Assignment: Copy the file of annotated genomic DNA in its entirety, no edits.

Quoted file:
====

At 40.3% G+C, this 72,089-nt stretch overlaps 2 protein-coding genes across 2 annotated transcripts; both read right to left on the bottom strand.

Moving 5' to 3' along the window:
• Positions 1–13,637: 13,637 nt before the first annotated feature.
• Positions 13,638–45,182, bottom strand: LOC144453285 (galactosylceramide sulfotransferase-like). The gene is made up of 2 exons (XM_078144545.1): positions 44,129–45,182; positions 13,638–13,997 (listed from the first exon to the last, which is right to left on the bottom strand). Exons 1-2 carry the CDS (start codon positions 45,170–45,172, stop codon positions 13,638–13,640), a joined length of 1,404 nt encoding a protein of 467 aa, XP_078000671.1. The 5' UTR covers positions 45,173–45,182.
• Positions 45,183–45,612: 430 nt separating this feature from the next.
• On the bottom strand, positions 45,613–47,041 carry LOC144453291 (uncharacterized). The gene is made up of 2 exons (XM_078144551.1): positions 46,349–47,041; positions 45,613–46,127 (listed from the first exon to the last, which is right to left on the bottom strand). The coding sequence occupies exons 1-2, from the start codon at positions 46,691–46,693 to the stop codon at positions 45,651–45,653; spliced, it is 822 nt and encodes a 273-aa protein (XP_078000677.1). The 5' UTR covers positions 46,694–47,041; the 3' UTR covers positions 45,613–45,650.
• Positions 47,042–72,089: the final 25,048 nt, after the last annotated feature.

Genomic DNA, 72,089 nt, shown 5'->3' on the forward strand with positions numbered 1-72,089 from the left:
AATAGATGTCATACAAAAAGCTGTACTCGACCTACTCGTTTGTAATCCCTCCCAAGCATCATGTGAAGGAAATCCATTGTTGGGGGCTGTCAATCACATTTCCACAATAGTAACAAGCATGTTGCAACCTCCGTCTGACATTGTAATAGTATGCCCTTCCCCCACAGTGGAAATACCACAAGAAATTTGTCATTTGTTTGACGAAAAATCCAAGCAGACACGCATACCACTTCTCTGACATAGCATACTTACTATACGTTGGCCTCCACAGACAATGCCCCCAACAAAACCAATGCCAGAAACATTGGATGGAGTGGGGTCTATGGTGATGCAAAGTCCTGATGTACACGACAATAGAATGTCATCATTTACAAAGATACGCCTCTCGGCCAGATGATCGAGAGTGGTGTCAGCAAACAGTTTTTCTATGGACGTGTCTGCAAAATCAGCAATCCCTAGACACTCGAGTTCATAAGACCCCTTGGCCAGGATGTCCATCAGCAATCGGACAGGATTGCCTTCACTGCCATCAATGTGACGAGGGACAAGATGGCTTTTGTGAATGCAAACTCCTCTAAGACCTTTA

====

At 40.3% G+C, this 72,089-nt stretch overlaps 2 protein-coding genes across 2 annotated transcripts; both read right to left on the bottom strand.

Moving 5' to 3' along the window:
• Positions 1–13,637: 13,637 nt before the first annotated feature.
• Positions 13,638–45,182, bottom strand: LOC144453285 (galactosylceramide sulfotransferase-like). The gene is made up of 2 exons (XM_078144545.1): positions 44,129–45,182; positions 13,638–13,997 (listed from the first exon to the last, which is right to left on the bottom strand). Exons 1-2 carry the CDS (start codon positions 45,170–45,172, stop codon positions 13,638–13,640), a joined length of 1,404 nt encoding a protein of 467 aa, XP_078000671.1. The 5' UTR covers positions 45,173–45,182.
• Positions 45,183–45,612: 430 nt separating this feature from the next.
• On the bottom strand, positions 45,613–47,041 carry LOC144453291 (uncharacterized). The gene is made up of 2 exons (XM_078144551.1): positions 46,349–47,041; positions 45,613–46,127 (listed from the first exon to the last, which is right to left on the bottom strand). The coding sequence occupies exons 1-2, from the start codon at positions 46,691–46,693 to the stop codon at positions 45,651–45,653; spliced, it is 822 nt and encodes a 273-aa protein (XP_078000677.1). The 5' UTR covers positions 46,694–47,041; the 3' UTR covers positions 45,613–45,650.
• Positions 47,042–72,089: the final 25,048 nt, after the last annotated feature.

Genomic DNA, 72,089 nt, shown 5'->3' on the forward strand with positions numbered 1-72,089 from the left:
AATAGATGTCATACAAAAAGCTGTACTCGACCTACTCGTTTGTAATCCCTCCCAAGCATCATGTGAAGGAAATCCATTGTTGGGGGCTGTCAATCACATTTCCACAATAGTAACAAGCATGTTGCAACCTCCGTCTGACATTGTAATAGTATGCCCTTCCCCCACAGTGGAAATACCACAAGAAATTTGTCATTTGTTTGACGAAAAATCCAAGCAGACACGCATACCACTTCTCTGACATAGCATACTTACTATACGTTGGCCTCCACAGACAATGCCCCCAACAAAACCAATGCCAGAAACATTGGATGGAGTGGGGTCTATGGTGATGCAAAGTCCTGATGTACACGACAATAGAATGTCATCATTTACAAAGATACGCCTCTCGGCCAGATGATCGAGAGTGGTGTCAGCAAACAGTTTTTCTATGGACGTGTCTGCAAAATCAGCAATCCCTAGACACTCGAGTTCATAAGACCCCTTGGCCAGGATGTCCATCAGCAATCGGACAGGATTGCCTTCACTGCCATCAATGTGACGAGGGACAAGATGGCTTTTGTGAATGCAAACTCCTCTAAGACCTTTA